Corporations are art, too.

If a contemporary artist wants to be successful in the art market he needs representatives, sellers and promoters like gallerists, shareholders like museums and collectors and a corporate structure to not be him/herself anymore, reducing liability – in short, a company. All for the love of the invention of corporations who serve exactly that purpose: to invent a new legal persona.

The first American corporations were developed in the 1790s, almost instantly becoming key institutions in the young nation’s economy. Although corporations existed in Europe in the early 19th century—particularly in Great Britain and the Netherlands—no country took to corporate development like the United States. (

Businesses of course, have been around for a while. The oldest continuously surviving business, until recently, was Kongo Gumi, a Japanese temple construction business founded in 584 AD that finally closed its doors in 2009. Guilds and banks have existed since the 16th century. Trading merchants, who raised capital to fund individual ships or voyages, often with some royal patronage, were also not a new phenomenon.  What was new was the idea of a publicly traded joint-stock corporation, an entity with rights similar to those of states and individuals, with limited liability and significant autonomy (even in its earliest days, when corporations were formed for defined periods of time by royal charter).

This idea morphed a lot as it evolved (most significantly in the aftermath of the East India Bubble), but it retained a recognizable DNA throughout. Many authors such as Gary Hamel (The Future of Management), Tom Malone (The Future of Work) and Don Tapscott (Wikinomics) have talked about how the traditional corporate form is getting obsolete.

This history doesn’t really stand out in sharp relief until you contrast it with the behavior of modern corporations. Today, we listen with shock to rumors about the backroom influence of corporations like Halliburton or BP, and politicians being in bed with the business leaders in the Too-Big-to-Fail companies they are supposed to regulate. (see excellent article by Venkatesh Rao, 2011

A corporation is a legally distinct entity that has many of the rights attributed to individuals. These rights include the ability to enter into contracts, take out loans, sue others, be sued, own assets, pay taxes, and so on. A corporation is formed when individuals exchange consideration (usually in the form of cash) for shares of the corporation, which in turn creates a right to a portion of profits.Generally, the losses incurred by a shareholder of a corporation are limited to the amount invested; this concept is known as limited liability. Limited liability allows individuals to avoid personal liability for a business entity’s losses, thereby allowing risk-averse individuals to assume risks they otherwise would not have undertaken. Corporations also allow individuals to pool resources to achieve goals that would be unattainable by a person acting in an individual capacity, and can last longer than an individual’s lifetime. (see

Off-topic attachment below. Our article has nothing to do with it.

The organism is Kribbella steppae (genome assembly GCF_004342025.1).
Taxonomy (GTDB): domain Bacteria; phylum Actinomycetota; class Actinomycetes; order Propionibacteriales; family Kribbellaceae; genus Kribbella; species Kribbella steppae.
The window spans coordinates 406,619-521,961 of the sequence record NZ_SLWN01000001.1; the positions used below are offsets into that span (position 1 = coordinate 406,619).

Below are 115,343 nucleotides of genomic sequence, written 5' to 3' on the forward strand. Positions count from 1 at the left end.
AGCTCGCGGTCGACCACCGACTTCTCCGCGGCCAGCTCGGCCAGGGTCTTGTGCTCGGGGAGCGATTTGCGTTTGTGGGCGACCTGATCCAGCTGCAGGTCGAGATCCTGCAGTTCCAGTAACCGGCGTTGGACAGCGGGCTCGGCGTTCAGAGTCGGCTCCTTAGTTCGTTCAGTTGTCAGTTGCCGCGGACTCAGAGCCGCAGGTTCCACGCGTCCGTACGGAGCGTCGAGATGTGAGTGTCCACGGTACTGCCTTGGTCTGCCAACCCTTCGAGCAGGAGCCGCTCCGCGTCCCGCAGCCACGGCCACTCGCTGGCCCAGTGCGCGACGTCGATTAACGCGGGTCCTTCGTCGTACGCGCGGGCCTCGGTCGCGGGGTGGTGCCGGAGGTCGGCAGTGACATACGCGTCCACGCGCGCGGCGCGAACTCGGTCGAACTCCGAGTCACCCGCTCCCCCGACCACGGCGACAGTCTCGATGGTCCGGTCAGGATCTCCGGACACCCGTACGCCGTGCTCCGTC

Therefore, in the performative process to create a new legal entity for one artist, I had to legally exclude myself from the law of making contracts with myself, a act which is forbidden to citizens in Germany § 181 of BGB which states:


Ein Vertreter kann, soweit nicht ein anderes ihm gestattet ist, im Namen des Vertretenen mit sich im eigenen Namen oder als Vertreter eines Dritten ein Rechtsgeschäft nicht vornehmen, es sei denn, dass das Rechtsgeschäft ausschließlich in der Erfüllung einer Verbindlichkeit besteht.


Unless another is permitted, a representative cannot undertake a legal transaction in the name of the person represented, in his own name or as a representative of a third party, unless the legal transaction consists exclusively of the fulfilment of a liability.

The notary and me signed the exception from this German paragraph in a most normal and mundane way. See the certified roll of documents:

In 2016 Vice magazine caught up with the “trend” and called out this vice of mine: in the article by Emerson Rosenthal:

Artists Are Corporations Too

Unlike Takeshi Murakami’s Kaikai Kiki Co. or legal constructs behind artists like Damien Hirst, Jeff Koons, Heinz Mack,  Anselm Reyle, Jennifer Lyn Morone™ Inc. or Émilie Brout & Maxime Marion with Les Nouveaux chercheurs d’or. I in contrast steer this company like a R&D lab, rather than producing and building art. The art can be interpreted as the performance to maintain that structure for more than 7 years, like a sculpture. Its scope changes with my interests and focus on technology, storytelling, transmedia, games, publishing or music. The output and products are the maintenance, the books, the accounting the legal challenges, the CI and CD, the logo and business cards, appearing in industry fairs and events as a representative of NORMALUM, not as me, myself. Any product being made is NOT to be considered an artwork, but a commercial item.

The difference may lie in the eye of the audience, the beholder.

(Photo by Alek von Felkerzam from FreeImages)